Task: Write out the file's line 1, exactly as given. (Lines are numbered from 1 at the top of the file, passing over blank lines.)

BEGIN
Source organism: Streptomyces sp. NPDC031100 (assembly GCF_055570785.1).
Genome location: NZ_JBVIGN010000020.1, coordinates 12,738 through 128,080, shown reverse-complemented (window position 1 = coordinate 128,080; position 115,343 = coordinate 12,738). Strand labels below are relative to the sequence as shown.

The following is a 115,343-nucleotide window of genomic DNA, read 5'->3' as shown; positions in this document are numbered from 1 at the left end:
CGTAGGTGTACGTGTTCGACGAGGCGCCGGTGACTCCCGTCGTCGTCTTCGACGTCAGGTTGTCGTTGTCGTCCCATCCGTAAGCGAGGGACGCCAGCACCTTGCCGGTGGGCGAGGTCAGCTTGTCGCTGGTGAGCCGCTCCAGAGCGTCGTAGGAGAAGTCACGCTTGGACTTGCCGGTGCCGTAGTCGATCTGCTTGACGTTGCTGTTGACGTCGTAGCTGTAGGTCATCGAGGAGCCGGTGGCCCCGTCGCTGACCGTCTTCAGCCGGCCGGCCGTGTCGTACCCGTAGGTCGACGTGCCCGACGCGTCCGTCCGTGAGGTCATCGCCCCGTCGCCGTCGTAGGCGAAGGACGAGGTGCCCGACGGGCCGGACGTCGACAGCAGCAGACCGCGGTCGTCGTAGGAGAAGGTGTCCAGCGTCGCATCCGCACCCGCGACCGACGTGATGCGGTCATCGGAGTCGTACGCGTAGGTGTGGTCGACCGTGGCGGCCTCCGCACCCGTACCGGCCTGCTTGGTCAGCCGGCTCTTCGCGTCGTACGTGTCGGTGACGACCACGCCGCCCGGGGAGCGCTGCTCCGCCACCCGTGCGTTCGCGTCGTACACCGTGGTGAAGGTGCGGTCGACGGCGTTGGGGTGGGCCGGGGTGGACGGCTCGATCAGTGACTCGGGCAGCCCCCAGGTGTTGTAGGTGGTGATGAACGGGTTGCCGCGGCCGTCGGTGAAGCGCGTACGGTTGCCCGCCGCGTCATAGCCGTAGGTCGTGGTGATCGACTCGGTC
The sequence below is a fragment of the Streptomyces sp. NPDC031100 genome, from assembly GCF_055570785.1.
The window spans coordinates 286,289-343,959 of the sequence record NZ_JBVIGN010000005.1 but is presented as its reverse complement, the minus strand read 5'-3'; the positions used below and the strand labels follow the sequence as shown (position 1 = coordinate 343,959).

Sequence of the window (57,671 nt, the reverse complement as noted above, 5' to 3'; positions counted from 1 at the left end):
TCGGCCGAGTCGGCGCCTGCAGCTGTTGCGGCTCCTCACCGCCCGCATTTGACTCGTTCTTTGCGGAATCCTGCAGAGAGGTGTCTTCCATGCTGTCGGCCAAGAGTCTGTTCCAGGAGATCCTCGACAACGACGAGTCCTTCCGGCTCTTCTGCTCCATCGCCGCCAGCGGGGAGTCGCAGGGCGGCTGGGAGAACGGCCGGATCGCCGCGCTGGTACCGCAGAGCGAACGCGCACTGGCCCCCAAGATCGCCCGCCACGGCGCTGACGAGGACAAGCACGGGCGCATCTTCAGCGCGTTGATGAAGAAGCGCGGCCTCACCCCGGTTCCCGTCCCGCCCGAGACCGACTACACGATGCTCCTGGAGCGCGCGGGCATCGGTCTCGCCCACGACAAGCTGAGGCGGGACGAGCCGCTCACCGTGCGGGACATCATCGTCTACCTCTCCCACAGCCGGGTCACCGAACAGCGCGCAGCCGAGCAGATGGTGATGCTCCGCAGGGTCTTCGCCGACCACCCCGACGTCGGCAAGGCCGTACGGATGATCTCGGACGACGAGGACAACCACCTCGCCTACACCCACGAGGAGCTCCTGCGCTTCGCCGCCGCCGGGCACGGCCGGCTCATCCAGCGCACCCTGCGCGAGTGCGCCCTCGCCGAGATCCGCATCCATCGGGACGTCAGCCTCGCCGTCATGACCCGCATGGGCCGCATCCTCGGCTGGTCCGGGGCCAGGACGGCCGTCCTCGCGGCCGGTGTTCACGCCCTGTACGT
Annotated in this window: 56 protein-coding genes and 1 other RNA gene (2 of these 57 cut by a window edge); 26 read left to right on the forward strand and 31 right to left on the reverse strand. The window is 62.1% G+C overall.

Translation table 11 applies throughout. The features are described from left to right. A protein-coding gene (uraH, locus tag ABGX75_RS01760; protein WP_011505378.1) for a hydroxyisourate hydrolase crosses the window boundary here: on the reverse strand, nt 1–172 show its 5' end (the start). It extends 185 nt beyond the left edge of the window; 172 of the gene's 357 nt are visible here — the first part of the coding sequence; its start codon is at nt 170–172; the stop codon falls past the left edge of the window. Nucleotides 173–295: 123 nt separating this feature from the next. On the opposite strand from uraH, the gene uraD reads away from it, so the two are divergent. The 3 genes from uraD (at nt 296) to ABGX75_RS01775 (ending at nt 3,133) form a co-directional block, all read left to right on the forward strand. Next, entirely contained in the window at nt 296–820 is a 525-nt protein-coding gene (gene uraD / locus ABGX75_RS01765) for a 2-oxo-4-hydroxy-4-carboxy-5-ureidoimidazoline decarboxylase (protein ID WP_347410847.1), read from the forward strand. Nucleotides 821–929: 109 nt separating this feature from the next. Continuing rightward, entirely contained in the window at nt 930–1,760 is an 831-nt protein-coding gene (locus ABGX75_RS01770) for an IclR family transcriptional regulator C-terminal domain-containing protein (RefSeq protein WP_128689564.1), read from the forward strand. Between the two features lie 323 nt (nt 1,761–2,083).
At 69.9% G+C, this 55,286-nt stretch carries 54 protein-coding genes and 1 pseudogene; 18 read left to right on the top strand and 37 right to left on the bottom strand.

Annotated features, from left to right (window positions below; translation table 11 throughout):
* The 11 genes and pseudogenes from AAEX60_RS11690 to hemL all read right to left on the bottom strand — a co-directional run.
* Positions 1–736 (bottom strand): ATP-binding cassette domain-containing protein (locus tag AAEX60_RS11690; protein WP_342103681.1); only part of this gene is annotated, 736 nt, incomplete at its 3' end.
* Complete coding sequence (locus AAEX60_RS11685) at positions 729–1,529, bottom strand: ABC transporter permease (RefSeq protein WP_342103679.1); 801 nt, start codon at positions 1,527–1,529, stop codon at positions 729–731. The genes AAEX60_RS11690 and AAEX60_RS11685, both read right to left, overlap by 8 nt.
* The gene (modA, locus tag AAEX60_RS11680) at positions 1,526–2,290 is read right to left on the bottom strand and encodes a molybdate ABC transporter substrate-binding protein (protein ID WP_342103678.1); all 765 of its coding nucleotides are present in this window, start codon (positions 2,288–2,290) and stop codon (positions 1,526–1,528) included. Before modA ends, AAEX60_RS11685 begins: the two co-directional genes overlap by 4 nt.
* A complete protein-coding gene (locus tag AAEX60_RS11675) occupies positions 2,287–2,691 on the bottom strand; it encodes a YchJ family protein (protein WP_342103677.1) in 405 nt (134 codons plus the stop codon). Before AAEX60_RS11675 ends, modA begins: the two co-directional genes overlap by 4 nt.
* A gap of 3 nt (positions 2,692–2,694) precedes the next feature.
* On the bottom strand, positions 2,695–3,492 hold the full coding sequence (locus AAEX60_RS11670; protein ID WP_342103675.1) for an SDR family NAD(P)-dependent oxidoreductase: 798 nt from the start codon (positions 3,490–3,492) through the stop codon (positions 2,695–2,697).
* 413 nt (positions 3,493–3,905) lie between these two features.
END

Source organism: Streptomyces sp. NPDC031100 (assembly GCF_055570785.1).